Examples Of Color In The Giver By Lois Lowry

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In The Giver by Lois Lowry, Jonas’s society has been shown to make everyone look the same, and Jonas wishes it was different. It is clearly shown that before the ‘sameness’, people had different skin colors. As The Giver was explaining the concept of colors to Jonas, he said, “There was a time, actually-you'll see this in the memories later-when flesh was many different colors. That was before we went to Sameness. Today flesh is all the same” (Lowry 94). Not only does the society control what they see, they also control what they wear. During the ceremony when Lily was going to become an eight, the author describes, “Jonas watched and cheered as Lily marched proudly to the stage, became an Eight and received the identifying jacket that she …show more content…

The author clearly shows that the ‘operation’ is a big deal. Before Tally was going to leave for her operation, a new ugly asked her why she looked so sad. As she decides what to do, she contemplates, “Should she tell this new ugly that sometime this afternoon, her body was going to be opened up, the bones ground to the right shape, some of them stretched or padded, her nose cartilage and cheekbones stripped out and replaced with programmable plastic” (Westerfeld 93). After Tally learns that her society was intentionally damaging the brains of the people they operate on, “The sight of New Pretty Town had once filled her with longing. Now the skyline was like a vacant shell, all its promises gone’ (Westerfeld 335). In Tally’s situation, it can be very easy to assume that only good can come out of making everybody pretty. Later in the book, Tally learns that when everyone is pretty, they all become mindless zombies. In conclusion, the benefit of making everyone pretty is that no one will be bullied. The cost is that if everyone is pretty, no one can be …show more content…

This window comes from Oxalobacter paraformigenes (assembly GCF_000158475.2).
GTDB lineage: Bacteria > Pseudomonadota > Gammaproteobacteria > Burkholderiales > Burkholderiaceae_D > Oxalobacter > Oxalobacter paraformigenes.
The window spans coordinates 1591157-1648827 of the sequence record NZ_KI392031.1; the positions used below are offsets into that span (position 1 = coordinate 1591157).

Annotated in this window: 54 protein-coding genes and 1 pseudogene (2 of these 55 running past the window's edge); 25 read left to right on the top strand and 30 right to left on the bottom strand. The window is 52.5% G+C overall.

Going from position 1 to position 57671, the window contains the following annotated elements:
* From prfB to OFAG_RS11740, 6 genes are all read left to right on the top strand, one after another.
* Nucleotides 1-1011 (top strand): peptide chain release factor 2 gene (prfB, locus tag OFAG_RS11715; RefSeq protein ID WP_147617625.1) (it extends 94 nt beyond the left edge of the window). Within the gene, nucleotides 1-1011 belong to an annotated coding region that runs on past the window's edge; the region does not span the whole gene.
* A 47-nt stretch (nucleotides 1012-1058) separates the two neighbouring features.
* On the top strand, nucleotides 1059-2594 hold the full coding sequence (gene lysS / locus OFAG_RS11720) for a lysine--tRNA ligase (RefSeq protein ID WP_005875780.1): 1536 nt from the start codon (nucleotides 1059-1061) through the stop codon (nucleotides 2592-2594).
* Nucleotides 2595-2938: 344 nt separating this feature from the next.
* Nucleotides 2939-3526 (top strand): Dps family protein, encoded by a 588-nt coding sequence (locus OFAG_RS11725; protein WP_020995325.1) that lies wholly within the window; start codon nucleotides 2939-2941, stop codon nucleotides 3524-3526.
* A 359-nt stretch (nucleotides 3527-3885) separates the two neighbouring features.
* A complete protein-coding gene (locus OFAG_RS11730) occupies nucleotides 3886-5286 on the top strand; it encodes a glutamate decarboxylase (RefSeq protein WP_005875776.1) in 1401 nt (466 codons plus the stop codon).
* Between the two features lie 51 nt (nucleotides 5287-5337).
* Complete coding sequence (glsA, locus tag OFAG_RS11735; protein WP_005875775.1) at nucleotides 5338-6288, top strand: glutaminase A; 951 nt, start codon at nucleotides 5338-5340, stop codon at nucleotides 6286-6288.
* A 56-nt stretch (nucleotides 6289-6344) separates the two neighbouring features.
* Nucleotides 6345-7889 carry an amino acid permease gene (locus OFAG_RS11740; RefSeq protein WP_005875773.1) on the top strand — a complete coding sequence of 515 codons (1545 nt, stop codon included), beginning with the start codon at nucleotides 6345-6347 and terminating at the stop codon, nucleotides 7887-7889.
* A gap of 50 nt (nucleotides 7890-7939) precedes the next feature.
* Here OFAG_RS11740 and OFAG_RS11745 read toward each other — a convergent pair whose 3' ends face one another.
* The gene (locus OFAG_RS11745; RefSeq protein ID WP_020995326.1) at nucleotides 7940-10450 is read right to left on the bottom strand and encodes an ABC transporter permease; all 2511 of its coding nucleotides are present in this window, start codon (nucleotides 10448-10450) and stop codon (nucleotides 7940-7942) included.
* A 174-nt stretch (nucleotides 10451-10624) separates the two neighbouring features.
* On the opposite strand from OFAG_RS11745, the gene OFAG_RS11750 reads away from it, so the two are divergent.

Recently, the number of schools that require their students to wear uniforms has increased. On the NCES website, they state, “From 1999–2000 to 2013–14, the percentage of public schools reporting that they required students to wear uniforms increased from 12 to 20 percent” (nces.ed.gov). Many people agree that forcing children to all wear the same thing suppresses individuality and creativity. In an article about school uniforms, deseretnews.com says, “We have been taught since kindergarten that everyone is different and to respect differences. I see that uniforms are a way to make everyone the same” (deseretnews.com). However, some people believe that the academic advantages outweigh the lack of individuality. On theguardian.com, Chloe Spencer says, “Some people believe that a school uniform can improve learning by reducing distraction, sharpening focus on schoolwork and making the classroom a more serious environment, allowing students to perform better academically” (theguardian.com). In this situation, the benefit would be a lack of bullying based on clothing and less distractions from school work. However, not choosing what one wears takes away differences and individuality - something we’ve been taught to celebrate at an early

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